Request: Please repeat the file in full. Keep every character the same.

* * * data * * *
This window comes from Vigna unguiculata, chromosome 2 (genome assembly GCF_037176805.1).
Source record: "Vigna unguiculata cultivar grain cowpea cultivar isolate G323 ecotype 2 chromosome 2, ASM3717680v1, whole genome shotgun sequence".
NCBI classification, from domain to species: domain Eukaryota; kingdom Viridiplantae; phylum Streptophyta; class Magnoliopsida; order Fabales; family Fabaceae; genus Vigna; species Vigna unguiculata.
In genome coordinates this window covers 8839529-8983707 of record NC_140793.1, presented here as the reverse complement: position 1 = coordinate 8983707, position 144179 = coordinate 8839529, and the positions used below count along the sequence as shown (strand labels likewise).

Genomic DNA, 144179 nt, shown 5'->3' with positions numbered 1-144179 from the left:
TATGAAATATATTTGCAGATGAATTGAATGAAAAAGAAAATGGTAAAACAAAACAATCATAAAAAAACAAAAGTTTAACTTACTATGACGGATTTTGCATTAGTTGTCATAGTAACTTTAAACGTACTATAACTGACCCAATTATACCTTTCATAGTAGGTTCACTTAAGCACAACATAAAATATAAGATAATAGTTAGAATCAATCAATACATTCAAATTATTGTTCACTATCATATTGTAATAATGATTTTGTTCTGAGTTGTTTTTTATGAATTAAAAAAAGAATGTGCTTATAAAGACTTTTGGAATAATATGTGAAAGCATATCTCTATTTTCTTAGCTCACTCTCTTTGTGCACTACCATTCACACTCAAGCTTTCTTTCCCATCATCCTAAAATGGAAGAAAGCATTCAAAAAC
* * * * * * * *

This window comes from Vigna unguiculata, chromosome 2 (genome assembly GCF_037176805.1).
Source record: "Vigna unguiculata cultivar grain cowpea cultivar isolate G323 ecotype 2 chromosome 2, ASM3717680v1, whole genome shotgun sequence".
NCBI classification, from domain to species: domain Eukaryota; kingdom Viridiplantae; phylum Streptophyta; class Magnoliopsida; order Fabales; family Fabaceae; genus Vigna; species Vigna unguiculata.
In genome coordinates this window covers 8839529-8983707 of record NC_140793.1, presented here as the reverse complement: position 1 = coordinate 8983707, position 144179 = coordinate 8839529, and the positions used below count along the sequence as shown (strand labels likewise).

Genomic DNA, 144179 nt, shown 5'->3' with positions numbered 1-144179 from the left:
TATGAAATATATTTGCAGATGAATTGAATGAAAAAGAAAATGGTAAAACAAAACAATCATAAAAAAACAAAAGTTTAACTTACTATGACGGATTTTGCATTAGTTGTCATAGTAACTTTAAACGTACTATAACTGACCCAATTATACCTTTCATAGTAGGTTCACTTAAGCACAACATAAAATATAAGATAATAGTTAGAATCAATCAATACATTCAAATTATTGTTCACTATCATATTGTAATAATGATTTTGTTCTGAGTTGTTTTTTATGAATTAAAAAAAGAATGTGCTTATAAAGACTTTTGGAATAATATGTGAAAGCATATCTCTATTTTCTTAGCTCACTCTCTTTGTGCACTACCATTCACACTCAAGCTTTCTTTCCCATCATCCTAAAATGGAAGAAAGCATTCAAAAAC